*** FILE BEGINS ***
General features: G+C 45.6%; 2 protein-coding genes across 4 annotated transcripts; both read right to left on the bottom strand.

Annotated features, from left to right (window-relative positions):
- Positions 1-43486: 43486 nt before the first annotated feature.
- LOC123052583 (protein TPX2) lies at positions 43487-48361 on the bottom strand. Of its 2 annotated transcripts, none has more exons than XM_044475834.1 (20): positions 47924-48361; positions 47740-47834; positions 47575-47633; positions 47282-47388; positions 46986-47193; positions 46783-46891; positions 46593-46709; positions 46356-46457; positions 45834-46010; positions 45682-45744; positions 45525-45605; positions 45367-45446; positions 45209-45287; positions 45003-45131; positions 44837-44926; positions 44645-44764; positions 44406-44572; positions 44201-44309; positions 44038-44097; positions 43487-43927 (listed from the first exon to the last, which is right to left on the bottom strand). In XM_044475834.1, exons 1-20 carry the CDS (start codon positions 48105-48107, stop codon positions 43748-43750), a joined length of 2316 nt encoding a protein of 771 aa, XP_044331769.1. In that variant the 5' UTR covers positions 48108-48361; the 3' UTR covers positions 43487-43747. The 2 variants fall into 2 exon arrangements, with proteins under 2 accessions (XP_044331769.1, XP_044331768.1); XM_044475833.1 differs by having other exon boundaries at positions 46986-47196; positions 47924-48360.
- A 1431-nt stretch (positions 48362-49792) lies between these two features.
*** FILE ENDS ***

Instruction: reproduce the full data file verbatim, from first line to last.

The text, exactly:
General features: G+C 45.6%; 2 protein-coding genes across 4 annotated transcripts; both read right to left on the bottom strand.

Annotated features, from left to right (window-relative positions):
- Positions 1-43486: 43486 nt before the first annotated feature.
- LOC123052583 (protein TPX2) lies at positions 43487-48361 on the bottom strand. Of its 2 annotated transcripts, none has more exons than XM_044475834.1 (20): positions 47924-48361; positions 47740-47834; positions 47575-47633; positions 47282-47388; positions 46986-47193; positions 46783-46891; positions 46593-46709; positions 46356-46457; positions 45834-46010; positions 45682-45744; positions 45525-45605; positions 45367-45446; positions 45209-45287; positions 45003-45131; positions 44837-44926; positions 44645-44764; positions 44406-44572; positions 44201-44309; positions 44038-44097; positions 43487-43927 (listed from the first exon to the last, which is right to left on the bottom strand). In XM_044475834.1, exons 1-20 carry the CDS (start codon positions 48105-48107, stop codon positions 43748-43750), a joined length of 2316 nt encoding a protein of 771 aa, XP_044331769.1. In that variant the 5' UTR covers positions 48108-48361; the 3' UTR covers positions 43487-43747. The 2 variants fall into 2 exon arrangements, with proteins under 2 accessions (XP_044331769.1, XP_044331768.1); XM_044475833.1 differs by having other exon boundaries at positions 46986-47196; positions 47924-48360.
- A 1431-nt stretch (positions 48362-49792) lies between these two features.